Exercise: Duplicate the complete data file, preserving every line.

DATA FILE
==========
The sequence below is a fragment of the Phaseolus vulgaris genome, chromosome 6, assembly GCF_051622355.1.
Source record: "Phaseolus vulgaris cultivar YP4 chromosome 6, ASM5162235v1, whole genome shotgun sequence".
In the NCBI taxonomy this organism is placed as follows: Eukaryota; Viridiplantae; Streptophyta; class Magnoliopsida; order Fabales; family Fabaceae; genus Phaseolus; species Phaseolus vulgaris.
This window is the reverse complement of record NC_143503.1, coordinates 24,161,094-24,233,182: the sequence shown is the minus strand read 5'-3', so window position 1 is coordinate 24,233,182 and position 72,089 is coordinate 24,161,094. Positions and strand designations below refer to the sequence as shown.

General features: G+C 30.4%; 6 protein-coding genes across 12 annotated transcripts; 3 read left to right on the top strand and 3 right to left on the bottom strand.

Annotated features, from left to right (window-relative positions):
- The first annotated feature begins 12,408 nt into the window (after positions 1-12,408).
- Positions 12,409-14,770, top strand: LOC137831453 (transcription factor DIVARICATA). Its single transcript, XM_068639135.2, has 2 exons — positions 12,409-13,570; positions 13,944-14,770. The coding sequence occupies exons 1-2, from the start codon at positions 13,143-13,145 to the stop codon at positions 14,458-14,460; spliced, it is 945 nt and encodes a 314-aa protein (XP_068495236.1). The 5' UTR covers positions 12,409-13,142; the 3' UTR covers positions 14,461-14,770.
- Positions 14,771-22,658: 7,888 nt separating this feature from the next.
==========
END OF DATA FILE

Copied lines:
The sequence below is a fragment of the Phaseolus vulgaris genome, chromosome 6, assembly GCF_051622355.1.
Source record: "Phaseolus vulgaris cultivar YP4 chromosome 6, ASM5162235v1, whole genome shotgun sequence".
In the NCBI taxonomy this organism is placed as follows: Eukaryota; Viridiplantae; Streptophyta; class Magnoliopsida; order Fabales; family Fabaceae; genus Phaseolus; species Phaseolus vulgaris.
This window is the reverse complement of record NC_143503.1, coordinates 24,161,094-24,233,182: the sequence shown is the minus strand read 5'-3', so window position 1 is coordinate 24,233,182 and position 72,089 is coordinate 24,161,094. Positions and strand designations below refer to the sequence as shown.

General features: G+C 30.4%; 6 protein-coding genes across 12 annotated transcripts; 3 read left to right on the top strand and 3 right to left on the bottom strand.

Annotated features, from left to right (window-relative positions):
- The first annotated feature begins 12,408 nt into the window (after positions 1-12,408).
- Positions 12,409-14,770, top strand: LOC137831453 (transcription factor DIVARICATA). Its single transcript, XM_068639135.2, has 2 exons — positions 12,409-13,570; positions 13,944-14,770. The coding sequence occupies exons 1-2, from the start codon at positions 13,143-13,145 to the stop codon at positions 14,458-14,460; spliced, it is 945 nt and encodes a 314-aa protein (XP_068495236.1). The 5' UTR covers positions 12,409-13,142; the 3' UTR covers positions 14,461-14,770.
- Positions 14,771-22,658: 7,888 nt separating this feature from the next.